In Burkina Faso, the IFAD-supported Sustainable Rural Development Programme is adopting more environmentally friendly technologies such as soil and water conservation techniques and agroforestry.

In Senegal, responding to increasing desertification, IFAD has supported drip irrigation.

On the islands of Mauritius and Rodrigues, an IFAD-funded programme is helping participants diversify their activities into agriculture and microenterprises so their livelihoods are not solely dependent on fishing.

In eastern Morocco, where drought and overgrazing had degraded vast areas of rangelands, we are sponsoring a rehabilitation programme that has improved rangeland productivity and soil cover, regenerated medicinal and aromatic plants, and improved soil water infiltration. A GEF component of the programme supported a study that has provided information on climate change adaptation.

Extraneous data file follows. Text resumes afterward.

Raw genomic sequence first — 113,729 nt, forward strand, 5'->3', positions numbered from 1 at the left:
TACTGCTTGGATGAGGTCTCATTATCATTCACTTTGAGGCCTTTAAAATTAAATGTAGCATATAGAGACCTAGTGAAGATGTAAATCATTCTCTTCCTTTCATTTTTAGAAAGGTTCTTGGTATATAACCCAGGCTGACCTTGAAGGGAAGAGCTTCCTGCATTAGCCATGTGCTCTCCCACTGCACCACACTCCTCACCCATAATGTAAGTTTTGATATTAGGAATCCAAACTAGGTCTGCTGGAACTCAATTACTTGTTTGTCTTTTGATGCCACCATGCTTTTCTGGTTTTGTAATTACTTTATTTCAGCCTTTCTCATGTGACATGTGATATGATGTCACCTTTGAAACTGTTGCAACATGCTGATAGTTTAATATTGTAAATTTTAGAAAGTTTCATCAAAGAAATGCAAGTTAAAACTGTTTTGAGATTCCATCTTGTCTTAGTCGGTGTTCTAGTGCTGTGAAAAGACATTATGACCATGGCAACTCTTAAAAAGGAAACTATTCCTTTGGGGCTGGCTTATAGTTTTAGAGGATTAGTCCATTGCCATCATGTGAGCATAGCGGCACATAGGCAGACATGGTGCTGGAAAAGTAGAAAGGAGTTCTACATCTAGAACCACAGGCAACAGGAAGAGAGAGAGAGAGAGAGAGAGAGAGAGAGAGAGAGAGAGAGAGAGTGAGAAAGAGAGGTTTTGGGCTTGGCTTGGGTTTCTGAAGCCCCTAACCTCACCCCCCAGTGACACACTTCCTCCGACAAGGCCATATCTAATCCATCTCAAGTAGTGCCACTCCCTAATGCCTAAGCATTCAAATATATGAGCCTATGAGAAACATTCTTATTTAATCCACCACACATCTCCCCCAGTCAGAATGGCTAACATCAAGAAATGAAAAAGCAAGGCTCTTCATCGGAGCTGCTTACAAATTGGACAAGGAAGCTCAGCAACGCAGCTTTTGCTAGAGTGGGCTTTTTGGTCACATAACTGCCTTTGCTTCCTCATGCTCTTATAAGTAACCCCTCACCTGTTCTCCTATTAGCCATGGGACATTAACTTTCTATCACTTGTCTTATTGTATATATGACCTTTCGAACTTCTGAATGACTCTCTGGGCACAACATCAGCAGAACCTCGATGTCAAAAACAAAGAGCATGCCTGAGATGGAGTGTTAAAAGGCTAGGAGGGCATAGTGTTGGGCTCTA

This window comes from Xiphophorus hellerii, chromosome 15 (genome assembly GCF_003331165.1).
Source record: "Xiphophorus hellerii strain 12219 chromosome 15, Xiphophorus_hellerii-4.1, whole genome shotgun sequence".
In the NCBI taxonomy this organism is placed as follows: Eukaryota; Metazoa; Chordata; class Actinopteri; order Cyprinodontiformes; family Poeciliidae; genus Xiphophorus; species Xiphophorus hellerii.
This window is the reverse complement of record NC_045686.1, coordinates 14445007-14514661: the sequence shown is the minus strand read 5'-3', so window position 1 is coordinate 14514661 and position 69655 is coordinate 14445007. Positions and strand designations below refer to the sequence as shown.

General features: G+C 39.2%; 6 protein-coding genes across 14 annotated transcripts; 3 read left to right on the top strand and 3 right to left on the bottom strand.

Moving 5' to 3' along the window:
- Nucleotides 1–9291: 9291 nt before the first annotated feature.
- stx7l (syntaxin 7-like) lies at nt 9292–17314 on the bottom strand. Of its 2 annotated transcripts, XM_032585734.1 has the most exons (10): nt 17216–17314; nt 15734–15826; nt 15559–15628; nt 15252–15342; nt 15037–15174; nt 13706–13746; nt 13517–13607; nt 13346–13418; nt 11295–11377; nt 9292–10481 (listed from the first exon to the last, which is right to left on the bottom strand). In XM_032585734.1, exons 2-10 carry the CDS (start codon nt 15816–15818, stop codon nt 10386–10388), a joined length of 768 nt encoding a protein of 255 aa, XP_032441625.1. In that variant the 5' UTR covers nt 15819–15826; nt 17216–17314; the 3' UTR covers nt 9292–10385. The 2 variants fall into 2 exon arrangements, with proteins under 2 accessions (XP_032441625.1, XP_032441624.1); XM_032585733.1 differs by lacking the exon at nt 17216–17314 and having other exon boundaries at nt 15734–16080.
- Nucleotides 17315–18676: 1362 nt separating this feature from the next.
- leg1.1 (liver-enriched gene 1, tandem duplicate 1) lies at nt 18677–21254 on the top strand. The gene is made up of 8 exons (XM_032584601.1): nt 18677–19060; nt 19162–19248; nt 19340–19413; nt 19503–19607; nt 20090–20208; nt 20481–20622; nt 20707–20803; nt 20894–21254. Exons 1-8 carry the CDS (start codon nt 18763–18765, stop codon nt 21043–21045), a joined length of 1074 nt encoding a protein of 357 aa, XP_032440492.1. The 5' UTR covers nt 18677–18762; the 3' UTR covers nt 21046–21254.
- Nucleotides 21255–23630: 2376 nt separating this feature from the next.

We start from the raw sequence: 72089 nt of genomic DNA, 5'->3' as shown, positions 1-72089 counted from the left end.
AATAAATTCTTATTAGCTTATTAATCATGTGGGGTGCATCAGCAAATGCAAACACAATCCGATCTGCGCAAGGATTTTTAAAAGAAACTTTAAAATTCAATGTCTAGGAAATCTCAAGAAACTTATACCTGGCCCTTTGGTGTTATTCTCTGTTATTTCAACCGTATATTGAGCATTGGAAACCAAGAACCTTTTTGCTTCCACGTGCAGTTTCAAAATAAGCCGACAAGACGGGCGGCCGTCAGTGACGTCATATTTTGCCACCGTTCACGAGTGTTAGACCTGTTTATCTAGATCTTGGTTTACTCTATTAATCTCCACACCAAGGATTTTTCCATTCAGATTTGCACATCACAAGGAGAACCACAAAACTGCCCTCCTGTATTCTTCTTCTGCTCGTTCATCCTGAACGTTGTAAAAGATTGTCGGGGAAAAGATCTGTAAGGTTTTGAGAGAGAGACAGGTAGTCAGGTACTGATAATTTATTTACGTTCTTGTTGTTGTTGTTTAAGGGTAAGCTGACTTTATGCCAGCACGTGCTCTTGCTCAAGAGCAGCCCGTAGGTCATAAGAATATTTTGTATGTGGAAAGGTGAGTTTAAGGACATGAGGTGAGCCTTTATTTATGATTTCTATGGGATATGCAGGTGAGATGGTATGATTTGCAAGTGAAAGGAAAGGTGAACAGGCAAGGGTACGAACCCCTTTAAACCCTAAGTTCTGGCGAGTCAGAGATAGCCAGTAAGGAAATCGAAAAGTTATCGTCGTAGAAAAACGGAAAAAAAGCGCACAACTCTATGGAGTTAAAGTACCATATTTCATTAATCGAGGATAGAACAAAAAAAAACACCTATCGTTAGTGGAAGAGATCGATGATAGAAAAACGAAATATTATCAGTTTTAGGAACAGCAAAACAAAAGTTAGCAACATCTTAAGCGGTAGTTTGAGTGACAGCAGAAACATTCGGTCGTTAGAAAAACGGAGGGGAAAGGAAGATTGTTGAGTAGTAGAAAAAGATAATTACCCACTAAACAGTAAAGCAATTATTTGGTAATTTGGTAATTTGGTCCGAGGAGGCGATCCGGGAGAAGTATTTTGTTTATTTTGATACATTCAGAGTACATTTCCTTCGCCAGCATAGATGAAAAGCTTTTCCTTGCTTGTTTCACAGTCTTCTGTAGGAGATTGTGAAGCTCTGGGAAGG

Adaptation in Peru

The native people of the high Andean plateau (altiplano) have always had to contend with an inhospitable environment. High winds, sparse ground cover, frozen water and extreme temperature variations are the norm. Climate change has made these temperature variations even more pronounced and worsened water shortages. The IFAD-supported Market Strengthening and Livelihood Diversification in the Southern Highlands project is helping more than 21,000 families over a wide area become more resilient to climate change impacts and improve their management of natural resources.

Water from rain and melting ice is being trapped in pits for use in irrigation.